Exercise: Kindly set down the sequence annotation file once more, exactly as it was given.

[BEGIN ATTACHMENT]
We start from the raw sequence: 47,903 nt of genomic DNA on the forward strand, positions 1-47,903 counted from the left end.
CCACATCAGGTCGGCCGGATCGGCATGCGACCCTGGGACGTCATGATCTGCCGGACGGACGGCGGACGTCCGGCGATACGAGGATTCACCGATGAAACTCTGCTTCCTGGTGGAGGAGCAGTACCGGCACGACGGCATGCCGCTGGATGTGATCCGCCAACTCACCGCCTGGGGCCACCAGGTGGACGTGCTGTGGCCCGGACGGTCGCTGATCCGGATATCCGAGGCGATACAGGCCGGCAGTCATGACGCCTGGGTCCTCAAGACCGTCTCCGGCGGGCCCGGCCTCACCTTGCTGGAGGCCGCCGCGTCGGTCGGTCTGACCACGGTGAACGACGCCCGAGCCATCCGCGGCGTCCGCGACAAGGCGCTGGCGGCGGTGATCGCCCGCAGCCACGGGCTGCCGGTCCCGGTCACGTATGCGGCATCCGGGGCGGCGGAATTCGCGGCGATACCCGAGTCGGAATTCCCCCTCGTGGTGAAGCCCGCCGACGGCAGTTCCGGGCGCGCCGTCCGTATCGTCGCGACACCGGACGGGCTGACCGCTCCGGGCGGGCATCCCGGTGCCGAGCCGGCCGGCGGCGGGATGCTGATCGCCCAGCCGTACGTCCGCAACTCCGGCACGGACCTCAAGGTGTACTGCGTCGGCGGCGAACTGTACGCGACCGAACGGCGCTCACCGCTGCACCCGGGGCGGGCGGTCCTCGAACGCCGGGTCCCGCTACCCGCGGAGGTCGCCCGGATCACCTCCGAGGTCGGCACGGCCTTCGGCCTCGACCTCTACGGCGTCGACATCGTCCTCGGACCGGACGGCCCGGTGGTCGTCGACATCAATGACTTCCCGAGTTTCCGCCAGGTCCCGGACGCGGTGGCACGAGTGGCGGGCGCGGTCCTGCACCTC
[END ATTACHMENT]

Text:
We start from the raw sequence: 47,903 nt of genomic DNA on the forward strand, positions 1-47,903 counted from the left end.
CCACATCAGGTCGGCCGGATCGGCATGCGACCCTGGGACGTCATGATCTGCCGGACGGACGGCGGACGTCCGGCGATACGAGGATTCACCGATGAAACTCTGCTTCCTGGTGGAGGAGCAGTACCGGCACGACGGCATGCCGCTGGATGTGATCCGCCAACTCACCGCCTGGGGCCACCAGGTGGACGTGCTGTGGCCCGGACGGTCGCTGATCCGGATATCCGAGGCGATACAGGCCGGCAGTCATGACGCCTGGGTCCTCAAGACCGTCTCCGGCGGGCCCGGCCTCACCTTGCTGGAGGCCGCCGCGTCGGTCGGTCTGACCACGGTGAACGACGCCCGAGCCATCCGCGGCGTCCGCGACAAGGCGCTGGCGGCGGTGATCGCCCGCAGCCACGGGCTGCCGGTCCCGGTCACGTATGCGGCATCCGGGGCGGCGGAATTCGCGGCGATACCCGAGTCGGAATTCCCCCTCGTGGTGAAGCCCGCCGACGGCAGTTCCGGGCGCGCCGTCCGTATCGTCGCGACACCGGACGGGCTGACCGCTCCGGGCGGGCATCCCGGTGCCGAGCCGGCCGGCGGCGGGATGCTGATCGCCCAGCCGTACGTCCGCAACTCCGGCACGGACCTCAAGGTGTACTGCGTCGGCGGCGAACTGTACGCGACCGAACGGCGCTCACCGCTGCACCCGGGGCGGGCGGTCCTCGAACGCCGGGTCCCGCTACCCGCGGAGGTCGCCCGGATCACCTCCGAGGTCGGCACGGCCTTCGGCCTCGACCTCTACGGCGTCGACATCGTCCTCGGACCGGACGGCCCGGTGGTCGTCGACATCAATGACTTCCCGAGTTTCCGCCAGGTCCCGGACGCGGTGGCACGAGTGGCGGGCGCGGTCCTGCACCTC